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Impressions Gallery

exhibitions: past

Realism in Rawiya: Photographic Stories from the Middle East

18th Feb - 16th May 2015

Myriam Abdelaziz
Tamara Abdul Hadi
Laura Boushnak
Tanya Habjouqa
Dalia Khamissy
Newsha Tavakolian


Realism in Rawiya
presents the work of Rawiya, the first all female photographic collective to emerge from the Middle East.
With a specific focus on gender and identity, the exhibition presents a thoughtful view of a region in flux, balancing its contradictions while reflecting on social and political issues and stereotypes.

Rawiya, which translates from Arabic to mean ‘she who tells a story’, is made up of artists who established their individual careers as photojournalists by working for news agencies and publications across the Arab world. By living and reporting in the region, they gained an insider’s view of the extremities of these settings, whilst also observing how their reportage could become reframed in the international media’s final edit of events.

Realism in Rawiya is rich with untold stories, from a Palestinian all-female auto racing team and transsexuals in Jerusalem, to cluster bomb survivors trying to rebuild their lives, Iranian mothers of martyrs who visit their son’s grave twice a week and parents in Lebanon who continue to wait for the 17,000 missing to come home.

The photographers see internationally newsworthy events through a local eye, resulting in a personal photographic insight into everyday life in the Middle East. Many artists in Rawiya have also lived the stories they tell, like Dalia Khamissy whose work The Missing: Lebanon (2010 – ongoing) echoes her own experience of her father’s kidnap when she was seven-years old. Artist Newsha Tavakolian states that the work of Rawiya offers ‘a way of breathing within the smothering world of censorship.’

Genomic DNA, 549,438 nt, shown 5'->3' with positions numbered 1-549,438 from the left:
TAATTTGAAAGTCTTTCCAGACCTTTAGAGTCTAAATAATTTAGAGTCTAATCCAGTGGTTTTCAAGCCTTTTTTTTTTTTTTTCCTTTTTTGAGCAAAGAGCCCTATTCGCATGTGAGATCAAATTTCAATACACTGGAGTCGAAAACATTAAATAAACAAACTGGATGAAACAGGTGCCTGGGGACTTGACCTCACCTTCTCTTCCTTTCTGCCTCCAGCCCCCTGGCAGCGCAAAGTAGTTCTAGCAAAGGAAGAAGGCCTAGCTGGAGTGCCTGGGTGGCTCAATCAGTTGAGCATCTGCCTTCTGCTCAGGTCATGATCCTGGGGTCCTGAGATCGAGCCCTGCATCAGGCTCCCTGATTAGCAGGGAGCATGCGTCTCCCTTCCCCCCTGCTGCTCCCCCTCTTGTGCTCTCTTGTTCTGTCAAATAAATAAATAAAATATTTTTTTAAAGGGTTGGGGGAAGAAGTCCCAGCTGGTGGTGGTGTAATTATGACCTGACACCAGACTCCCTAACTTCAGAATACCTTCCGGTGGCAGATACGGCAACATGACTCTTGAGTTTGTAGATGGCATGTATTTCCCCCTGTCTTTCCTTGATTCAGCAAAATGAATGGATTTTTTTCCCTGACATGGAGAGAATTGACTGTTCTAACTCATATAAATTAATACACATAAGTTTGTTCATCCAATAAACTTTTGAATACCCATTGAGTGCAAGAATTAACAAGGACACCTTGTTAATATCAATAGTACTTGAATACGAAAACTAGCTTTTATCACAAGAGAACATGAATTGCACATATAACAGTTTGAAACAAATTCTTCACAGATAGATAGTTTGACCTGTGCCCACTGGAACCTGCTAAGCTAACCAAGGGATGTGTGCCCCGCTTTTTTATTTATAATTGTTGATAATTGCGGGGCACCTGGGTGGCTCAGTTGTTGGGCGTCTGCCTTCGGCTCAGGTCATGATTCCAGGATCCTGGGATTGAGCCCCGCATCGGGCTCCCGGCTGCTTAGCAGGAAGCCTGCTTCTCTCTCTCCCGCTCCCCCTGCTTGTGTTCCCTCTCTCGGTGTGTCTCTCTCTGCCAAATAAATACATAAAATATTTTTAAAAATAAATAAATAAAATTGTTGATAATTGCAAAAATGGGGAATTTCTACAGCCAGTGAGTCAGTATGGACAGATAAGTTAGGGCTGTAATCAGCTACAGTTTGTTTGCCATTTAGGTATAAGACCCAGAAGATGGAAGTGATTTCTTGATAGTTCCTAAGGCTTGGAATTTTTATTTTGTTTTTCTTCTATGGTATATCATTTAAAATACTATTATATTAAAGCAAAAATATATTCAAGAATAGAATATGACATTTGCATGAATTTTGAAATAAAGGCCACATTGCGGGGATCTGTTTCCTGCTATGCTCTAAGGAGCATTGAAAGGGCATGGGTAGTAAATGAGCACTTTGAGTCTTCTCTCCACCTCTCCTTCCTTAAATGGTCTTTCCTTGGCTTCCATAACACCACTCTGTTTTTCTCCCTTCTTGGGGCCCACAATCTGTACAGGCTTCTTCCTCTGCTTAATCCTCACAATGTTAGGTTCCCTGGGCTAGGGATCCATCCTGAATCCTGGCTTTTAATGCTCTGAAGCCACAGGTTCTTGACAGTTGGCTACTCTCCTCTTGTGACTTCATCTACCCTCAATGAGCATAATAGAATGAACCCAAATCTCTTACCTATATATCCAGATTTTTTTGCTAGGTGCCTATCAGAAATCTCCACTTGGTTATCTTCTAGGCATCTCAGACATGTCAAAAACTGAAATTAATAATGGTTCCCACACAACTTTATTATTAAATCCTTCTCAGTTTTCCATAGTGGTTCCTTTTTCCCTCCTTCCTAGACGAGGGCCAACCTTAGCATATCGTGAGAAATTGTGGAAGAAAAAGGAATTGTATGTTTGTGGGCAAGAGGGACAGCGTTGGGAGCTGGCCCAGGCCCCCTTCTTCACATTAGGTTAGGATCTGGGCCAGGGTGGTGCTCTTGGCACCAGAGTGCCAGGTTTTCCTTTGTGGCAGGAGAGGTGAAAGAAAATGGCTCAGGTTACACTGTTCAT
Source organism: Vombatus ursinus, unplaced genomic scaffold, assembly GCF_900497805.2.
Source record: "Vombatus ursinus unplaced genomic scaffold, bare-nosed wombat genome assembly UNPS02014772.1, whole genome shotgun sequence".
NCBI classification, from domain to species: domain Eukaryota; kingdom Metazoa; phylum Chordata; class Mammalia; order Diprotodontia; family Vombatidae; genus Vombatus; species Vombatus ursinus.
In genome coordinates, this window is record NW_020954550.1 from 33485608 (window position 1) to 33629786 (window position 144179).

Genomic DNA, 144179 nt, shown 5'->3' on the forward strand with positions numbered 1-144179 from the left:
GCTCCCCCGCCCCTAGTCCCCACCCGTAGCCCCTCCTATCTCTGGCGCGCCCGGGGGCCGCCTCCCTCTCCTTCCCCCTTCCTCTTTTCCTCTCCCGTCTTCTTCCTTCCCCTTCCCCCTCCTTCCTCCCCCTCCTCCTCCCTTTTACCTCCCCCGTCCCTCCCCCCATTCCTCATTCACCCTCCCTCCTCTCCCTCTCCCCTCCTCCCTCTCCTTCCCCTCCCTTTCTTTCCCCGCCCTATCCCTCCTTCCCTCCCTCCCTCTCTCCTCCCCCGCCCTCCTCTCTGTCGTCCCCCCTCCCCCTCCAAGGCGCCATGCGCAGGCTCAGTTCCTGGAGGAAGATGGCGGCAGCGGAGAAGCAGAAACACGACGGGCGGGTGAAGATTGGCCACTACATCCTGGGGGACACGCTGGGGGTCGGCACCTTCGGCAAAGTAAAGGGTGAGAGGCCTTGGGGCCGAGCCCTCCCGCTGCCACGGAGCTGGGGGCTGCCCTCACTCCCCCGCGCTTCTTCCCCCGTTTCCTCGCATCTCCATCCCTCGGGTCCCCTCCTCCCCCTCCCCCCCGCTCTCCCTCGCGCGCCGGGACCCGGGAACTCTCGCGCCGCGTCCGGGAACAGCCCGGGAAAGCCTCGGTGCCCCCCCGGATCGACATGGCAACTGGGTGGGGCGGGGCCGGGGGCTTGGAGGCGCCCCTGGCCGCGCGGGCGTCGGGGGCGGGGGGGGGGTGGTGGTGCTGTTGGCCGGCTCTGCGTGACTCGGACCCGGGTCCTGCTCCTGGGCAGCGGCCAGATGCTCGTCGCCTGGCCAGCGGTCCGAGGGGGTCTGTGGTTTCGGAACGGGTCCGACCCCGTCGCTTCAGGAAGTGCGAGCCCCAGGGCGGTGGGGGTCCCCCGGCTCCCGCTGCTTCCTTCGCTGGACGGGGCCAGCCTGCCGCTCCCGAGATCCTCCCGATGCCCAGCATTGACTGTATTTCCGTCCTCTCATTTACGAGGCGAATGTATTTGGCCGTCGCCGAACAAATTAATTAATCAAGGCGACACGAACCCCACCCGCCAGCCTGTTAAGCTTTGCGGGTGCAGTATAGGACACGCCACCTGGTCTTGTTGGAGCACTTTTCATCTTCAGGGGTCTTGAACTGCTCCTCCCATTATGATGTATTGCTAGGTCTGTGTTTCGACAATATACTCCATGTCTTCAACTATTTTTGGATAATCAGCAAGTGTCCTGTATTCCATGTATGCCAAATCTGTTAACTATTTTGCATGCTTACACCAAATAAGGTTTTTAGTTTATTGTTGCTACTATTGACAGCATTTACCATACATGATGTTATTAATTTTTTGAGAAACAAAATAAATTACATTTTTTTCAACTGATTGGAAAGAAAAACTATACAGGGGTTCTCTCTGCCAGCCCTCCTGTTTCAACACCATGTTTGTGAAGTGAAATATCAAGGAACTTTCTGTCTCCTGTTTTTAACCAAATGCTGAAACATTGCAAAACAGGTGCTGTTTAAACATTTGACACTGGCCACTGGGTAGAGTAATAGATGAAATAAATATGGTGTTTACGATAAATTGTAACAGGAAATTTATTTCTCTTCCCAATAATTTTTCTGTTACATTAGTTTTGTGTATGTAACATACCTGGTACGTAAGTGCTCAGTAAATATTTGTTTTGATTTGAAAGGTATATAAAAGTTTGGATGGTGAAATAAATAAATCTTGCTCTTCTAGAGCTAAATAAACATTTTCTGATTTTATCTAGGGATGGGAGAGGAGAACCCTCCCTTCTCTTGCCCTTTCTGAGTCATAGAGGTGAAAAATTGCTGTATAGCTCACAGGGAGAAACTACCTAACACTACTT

Realism in Rawiya
is a touring exhibition by New Art Exchange (NAE), Nottingham, curated by NAE and Saleem Arif Quadry.

Exhibition resources

Click here to download an information sheet (pdf 264KB)
Click here to download an exhibition guide (pdf 756KB )
Click here to download our Gallery Trail for younger visitors (1.4MB)

What the papers say

The Guardian Guide
The Royal Academy Blog
Aesthetica Magazine
Amateur Photographer
Women's Views on News
The Telegraph and Argus
RPS Journal
Vice UK
Cellophane blog by Design Context
Studio 360

Untitled, from the 'Women of Gaza' series, 2009  Tanya Habjouqa

Untitled, from the 'Women of Gaza' series, 2009 Tanya Habjouqa

Click on thumbnail below to enlarge

Untitled, from the 'Women of Gaza' series, 2009  Tanya Habjouqa Untitled, from the 'Missing' series, 2010 - ongoing  Dalia Khamissy Untitled, from the 'Survivor' series, 2007 - 2012  Laura Boushnak Untitled, from the 'Listen' series, 2011  Newsha Tavakolian Untitled, from the series 'Picture an Arab Man', 2009 - ongoing  Tamara Abdul Hadi Untitled, from the 'Egyptian Revolution' series, 2011  Myriam Abdelaziz Untitled, from the 'Fragile Monsters' Series, 2009  Tanya Habjouqa Untitled from the 'Missing' series, 2010 - ongoing  Dalia Khamissy Untitled, from the series 'I Read I Write', 2009 - 2012  Laura Boushnak Untitled, from the 'Mothers of Martyrs' series, 2006  Newsha Tavakolian Untitled, from the series 'Picture an Arab Man', 2009 - ongoing  Tamara Abdul Hadi Untitled, from the 'Transition' series, 2009   Myriam Abdelaziz

Comments

I really liked the gallery space and exhibition. It had a relaxed and welcoming atmosphere and the exhibition showed really interesting photographs that explore different beliefs and opinions on very serious matters.

A beautiful exhibition today that did what it advertised; it got me looking, thinking and talking. Great atmosphere in the gallery, calm and educational.

Sombre work that speaks volumes.
True to the meaning of Rawiya, a single frame opens our minds up to so much, yet we still know so little. Best wishes to all those who have to live lives of tragedy.

Fantastic exhibition - beautiful, sad and funny in parts.

Superb! It was wonderful to hear the voices of all these women so strongly through these powerful images.

Fantastic exhibition! It is so good to have something of this quality in Bradford; it is exactly what the Impressions Gallery is for.

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